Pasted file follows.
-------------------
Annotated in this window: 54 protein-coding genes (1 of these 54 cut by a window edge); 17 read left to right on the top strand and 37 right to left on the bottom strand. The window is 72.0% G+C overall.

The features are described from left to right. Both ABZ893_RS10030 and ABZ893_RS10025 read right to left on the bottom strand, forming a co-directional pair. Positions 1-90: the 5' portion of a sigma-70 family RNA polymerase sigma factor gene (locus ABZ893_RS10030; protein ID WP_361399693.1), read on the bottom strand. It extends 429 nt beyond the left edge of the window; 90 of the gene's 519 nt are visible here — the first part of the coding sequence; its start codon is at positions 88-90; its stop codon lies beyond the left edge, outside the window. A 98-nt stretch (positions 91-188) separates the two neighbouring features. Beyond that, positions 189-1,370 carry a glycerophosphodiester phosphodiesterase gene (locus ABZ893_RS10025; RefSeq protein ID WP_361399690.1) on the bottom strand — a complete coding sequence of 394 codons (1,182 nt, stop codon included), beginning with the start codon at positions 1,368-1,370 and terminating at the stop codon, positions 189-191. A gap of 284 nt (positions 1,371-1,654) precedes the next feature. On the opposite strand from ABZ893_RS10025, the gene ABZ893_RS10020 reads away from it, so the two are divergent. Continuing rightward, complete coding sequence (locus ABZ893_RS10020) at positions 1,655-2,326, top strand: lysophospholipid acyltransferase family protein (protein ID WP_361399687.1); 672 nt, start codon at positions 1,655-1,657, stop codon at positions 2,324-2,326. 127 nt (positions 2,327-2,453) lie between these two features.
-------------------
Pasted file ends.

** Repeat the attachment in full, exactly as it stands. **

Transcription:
Annotated in this window: 54 protein-coding genes (1 of these 54 cut by a window edge); 17 read left to right on the top strand and 37 right to left on the bottom strand. The window is 72.0% G+C overall.

The features are described from left to right. Both ABZ893_RS10030 and ABZ893_RS10025 read right to left on the bottom strand, forming a co-directional pair. Positions 1-90: the 5' portion of a sigma-70 family RNA polymerase sigma factor gene (locus ABZ893_RS10030; protein ID WP_361399693.1), read on the bottom strand. It extends 429 nt beyond the left edge of the window; 90 of the gene's 519 nt are visible here — the first part of the coding sequence; its start codon is at positions 88-90; its stop codon lies beyond the left edge, outside the window. A 98-nt stretch (positions 91-188) separates the two neighbouring features. Beyond that, positions 189-1,370 carry a glycerophosphodiester phosphodiesterase gene (locus ABZ893_RS10025; RefSeq protein ID WP_361399690.1) on the bottom strand — a complete coding sequence of 394 codons (1,182 nt, stop codon included), beginning with the start codon at positions 1,368-1,370 and terminating at the stop codon, positions 189-191. A gap of 284 nt (positions 1,371-1,654) precedes the next feature. On the opposite strand from ABZ893_RS10025, the gene ABZ893_RS10020 reads away from it, so the two are divergent. Continuing rightward, complete coding sequence (locus ABZ893_RS10020) at positions 1,655-2,326, top strand: lysophospholipid acyltransferase family protein (protein ID WP_361399687.1); 672 nt, start codon at positions 1,655-1,657, stop codon at positions 2,324-2,326. 127 nt (positions 2,327-2,453) lie between these two features.